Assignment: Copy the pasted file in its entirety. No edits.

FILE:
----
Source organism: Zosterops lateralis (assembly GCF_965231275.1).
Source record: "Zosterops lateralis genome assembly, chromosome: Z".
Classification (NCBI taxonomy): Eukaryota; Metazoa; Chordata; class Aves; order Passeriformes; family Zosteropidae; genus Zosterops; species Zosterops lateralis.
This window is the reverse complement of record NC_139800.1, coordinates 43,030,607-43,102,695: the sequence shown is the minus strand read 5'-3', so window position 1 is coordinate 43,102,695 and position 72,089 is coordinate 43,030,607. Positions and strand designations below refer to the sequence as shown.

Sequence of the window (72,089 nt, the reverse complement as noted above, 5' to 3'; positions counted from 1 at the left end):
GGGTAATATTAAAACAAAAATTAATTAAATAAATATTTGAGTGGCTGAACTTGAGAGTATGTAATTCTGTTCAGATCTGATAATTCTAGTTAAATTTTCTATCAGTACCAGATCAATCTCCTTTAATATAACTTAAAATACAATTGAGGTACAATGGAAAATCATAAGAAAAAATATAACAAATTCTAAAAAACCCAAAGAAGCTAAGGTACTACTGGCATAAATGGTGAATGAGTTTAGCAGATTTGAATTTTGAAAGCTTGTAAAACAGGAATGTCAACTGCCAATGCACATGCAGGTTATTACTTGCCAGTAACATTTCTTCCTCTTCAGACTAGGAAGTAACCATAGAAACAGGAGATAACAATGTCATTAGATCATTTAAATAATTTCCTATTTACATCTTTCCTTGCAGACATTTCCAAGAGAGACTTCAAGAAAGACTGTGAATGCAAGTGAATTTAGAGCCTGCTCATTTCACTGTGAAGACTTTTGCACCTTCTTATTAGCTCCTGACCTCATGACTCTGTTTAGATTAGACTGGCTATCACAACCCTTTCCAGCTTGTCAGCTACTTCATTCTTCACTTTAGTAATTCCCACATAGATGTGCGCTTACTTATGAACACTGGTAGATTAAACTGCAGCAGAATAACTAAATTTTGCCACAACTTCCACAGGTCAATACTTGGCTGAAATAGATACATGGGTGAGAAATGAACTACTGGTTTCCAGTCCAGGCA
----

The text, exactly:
Source organism: Zosterops lateralis (assembly GCF_965231275.1).
Source record: "Zosterops lateralis genome assembly, chromosome: Z".
Classification (NCBI taxonomy): Eukaryota; Metazoa; Chordata; class Aves; order Passeriformes; family Zosteropidae; genus Zosterops; species Zosterops lateralis.
This window is the reverse complement of record NC_139800.1, coordinates 43,030,607-43,102,695: the sequence shown is the minus strand read 5'-3', so window position 1 is coordinate 43,102,695 and position 72,089 is coordinate 43,030,607. Positions and strand designations below refer to the sequence as shown.

Sequence of the window (72,089 nt, the reverse complement as noted above, 5' to 3'; positions counted from 1 at the left end):
GGGTAATATTAAAACAAAAATTAATTAAATAAATATTTGAGTGGCTGAACTTGAGAGTATGTAATTCTGTTCAGATCTGATAATTCTAGTTAAATTTTCTATCAGTACCAGATCAATCTCCTTTAATATAACTTAAAATACAATTGAGGTACAATGGAAAATCATAAGAAAAAATATAACAAATTCTAAAAAACCCAAAGAAGCTAAGGTACTACTGGCATAAATGGTGAATGAGTTTAGCAGATTTGAATTTTGAAAGCTTGTAAAACAGGAATGTCAACTGCCAATGCACATGCAGGTTATTACTTGCCAGTAACATTTCTTCCTCTTCAGACTAGGAAGTAACCATAGAAACAGGAGATAACAATGTCATTAGATCATTTAAATAATTTCCTATTTACATCTTTCCTTGCAGACATTTCCAAGAGAGACTTCAAGAAAGACTGTGAATGCAAGTGAATTTAGAGCCTGCTCATTTCACTGTGAAGACTTTTGCACCTTCTTATTAGCTCCTGACCTCATGACTCTGTTTAGATTAGACTGGCTATCACAACCCTTTCCAGCTTGTCAGCTACTTCATTCTTCACTTTAGTAATTCCCACATAGATGTGCGCTTACTTATGAACACTGGTAGATTAAACTGCAGCAGAATAACTAAATTTTGCCACAACTTCCACAGGTCAATACTTGGCTGAAATAGATACATGGGTGAGAAATGAACTACTGGTTTCCAGTCCAGGCA